Story by Carol Pappas
Photos by Jerry Martin
and Kathy Henry
Hagan, the last of the barn owls to leave their roost in July, flew the coop from an unlikely perch — the rafters of a covered pier on Pell City’s Logan Martin Lake.
He, his brothers and mother took up residence some weeks earlier. The mother first, of course, and brothers coming along later, hatching a few days apart.
They didn’t seem to give a hoot about their unusual surroundings of water instead of land. In fact, barn owls don’t hoot at all. Their vocal repertoire is more like a blood-curdling scream, the kind Alfred Hitchcock might fancy to play a role in a terrifying scene.
It seems only fitting that a ghoulish face and silent wings in flight, swooping toward their prey at night, would make this scene complete. Hitchcock would be proud.
For Kathy Henry, owner of the last known address for Hagan and his older brothers, Aaron and Mit, her visitors haven’t been frightening at all. That is, unless you count the time one night when the mother silently swooped down behind Henry and friends, letting out that scream because she thought her young were in danger.
The owl lunged toward the family boxer, “and he took off running like a sane person — as did we. She screamed four times until we got to the door,” Henry said.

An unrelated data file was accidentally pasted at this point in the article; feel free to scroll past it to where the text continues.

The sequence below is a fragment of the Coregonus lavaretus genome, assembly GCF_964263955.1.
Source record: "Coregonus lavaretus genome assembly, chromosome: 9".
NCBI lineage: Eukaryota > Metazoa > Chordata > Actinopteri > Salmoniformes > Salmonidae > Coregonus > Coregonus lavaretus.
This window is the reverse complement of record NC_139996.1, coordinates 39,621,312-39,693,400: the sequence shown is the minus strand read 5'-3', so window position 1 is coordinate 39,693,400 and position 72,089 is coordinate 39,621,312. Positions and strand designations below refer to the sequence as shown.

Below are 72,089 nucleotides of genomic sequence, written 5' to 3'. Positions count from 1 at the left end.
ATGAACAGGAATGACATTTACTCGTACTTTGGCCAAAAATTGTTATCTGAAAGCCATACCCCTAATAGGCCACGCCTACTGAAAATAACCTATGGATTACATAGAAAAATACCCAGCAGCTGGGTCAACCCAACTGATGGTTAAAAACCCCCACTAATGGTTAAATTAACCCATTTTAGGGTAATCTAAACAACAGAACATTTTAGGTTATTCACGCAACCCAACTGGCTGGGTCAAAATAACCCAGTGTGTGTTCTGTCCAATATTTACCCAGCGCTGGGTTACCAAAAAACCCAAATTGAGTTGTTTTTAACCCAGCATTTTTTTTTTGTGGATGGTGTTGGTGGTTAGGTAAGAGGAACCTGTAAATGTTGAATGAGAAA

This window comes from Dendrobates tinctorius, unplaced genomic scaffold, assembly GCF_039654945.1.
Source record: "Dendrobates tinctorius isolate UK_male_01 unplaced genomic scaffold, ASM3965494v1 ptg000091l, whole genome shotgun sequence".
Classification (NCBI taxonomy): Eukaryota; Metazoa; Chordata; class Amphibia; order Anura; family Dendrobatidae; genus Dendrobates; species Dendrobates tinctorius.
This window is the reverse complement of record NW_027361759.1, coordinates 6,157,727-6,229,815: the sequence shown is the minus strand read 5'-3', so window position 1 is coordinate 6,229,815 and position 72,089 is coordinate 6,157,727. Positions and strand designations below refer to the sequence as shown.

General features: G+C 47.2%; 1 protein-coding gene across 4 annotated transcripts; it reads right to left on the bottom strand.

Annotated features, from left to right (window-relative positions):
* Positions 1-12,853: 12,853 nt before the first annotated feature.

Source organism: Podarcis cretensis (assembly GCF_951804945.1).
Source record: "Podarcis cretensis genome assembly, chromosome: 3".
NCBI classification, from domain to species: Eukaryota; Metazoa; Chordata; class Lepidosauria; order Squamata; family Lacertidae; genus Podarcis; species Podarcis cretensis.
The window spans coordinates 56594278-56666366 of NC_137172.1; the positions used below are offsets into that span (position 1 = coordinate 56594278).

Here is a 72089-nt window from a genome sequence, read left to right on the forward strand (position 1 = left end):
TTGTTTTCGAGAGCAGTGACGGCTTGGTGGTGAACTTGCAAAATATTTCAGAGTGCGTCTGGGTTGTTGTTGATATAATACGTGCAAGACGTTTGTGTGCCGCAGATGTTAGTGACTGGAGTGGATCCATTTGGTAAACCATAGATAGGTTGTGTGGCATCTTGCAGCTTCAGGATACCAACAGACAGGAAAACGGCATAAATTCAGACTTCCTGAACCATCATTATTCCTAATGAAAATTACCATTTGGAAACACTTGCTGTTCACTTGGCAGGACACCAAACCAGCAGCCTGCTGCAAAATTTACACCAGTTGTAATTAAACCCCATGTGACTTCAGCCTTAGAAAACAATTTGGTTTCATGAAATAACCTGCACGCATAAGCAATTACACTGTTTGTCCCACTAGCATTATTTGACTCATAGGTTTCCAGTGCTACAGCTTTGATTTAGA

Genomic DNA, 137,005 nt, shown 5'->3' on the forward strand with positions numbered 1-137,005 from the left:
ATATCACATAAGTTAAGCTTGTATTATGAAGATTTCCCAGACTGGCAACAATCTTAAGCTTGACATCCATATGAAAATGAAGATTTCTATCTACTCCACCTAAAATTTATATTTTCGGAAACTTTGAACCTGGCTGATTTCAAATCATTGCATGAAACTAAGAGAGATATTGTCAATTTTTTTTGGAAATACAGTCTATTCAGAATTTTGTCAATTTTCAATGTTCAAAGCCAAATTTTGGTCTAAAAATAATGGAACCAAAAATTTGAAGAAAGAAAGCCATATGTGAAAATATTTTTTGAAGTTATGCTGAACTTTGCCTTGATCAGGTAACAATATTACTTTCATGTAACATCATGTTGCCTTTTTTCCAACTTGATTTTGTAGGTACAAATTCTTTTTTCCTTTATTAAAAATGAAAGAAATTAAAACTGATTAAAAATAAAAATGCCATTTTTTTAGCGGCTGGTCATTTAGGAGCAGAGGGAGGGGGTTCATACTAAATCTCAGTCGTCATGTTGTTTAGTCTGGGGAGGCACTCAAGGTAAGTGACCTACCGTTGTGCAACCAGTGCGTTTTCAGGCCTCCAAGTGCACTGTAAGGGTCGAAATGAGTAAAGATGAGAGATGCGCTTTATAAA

Other than that near miss, owl watching has been an entertaining pastime around the Henry property. She rigged a Wingscapes BirdCam she dubbed “owl cam” to a PVC pipe to watch as the family grew. She named them. “The first born was Aaron, after the friend that found them. The middle born was Mit, after a friend of ours who has overcome an extreme fear of birds and now loves birds. And the youngest was named after the 4-year-old grandson of our favorite neighbor.
“Hagan, the owl, was hatched about five days after we found the first two, and Hagan, the human, climbed up and was the first to see it,” Henry said.
Barn owls hatch their young in the order the eggs were laid, so when the youngster climbed the ladder to look and came down saying there were three, she tried to correct him. When he didn’t give up, she ascended the ladder to see for herself and discovered the trio staring back at her.
Over the owls’ month-long stay, Henry, a pharmacist by trade, has learned all about her winged friends. “They nest in caves, hollowed trees and old buildings,” she said. But somehow, they took a turn across the water and ended up at Henry’s lakeside place. “I think it was because she (the mother) knew they would be safe. At least I like to tell myself that.”
She has taken dozens of photos and hours of footage, studied their habits and shared her knowledge with other curious onlookers. But it never seemed to faze those being looked upon.
Perhaps Henry’s right. They knew they were safe. “It’s been fun,” she said. “I really enjoyed it. I hope they come back.”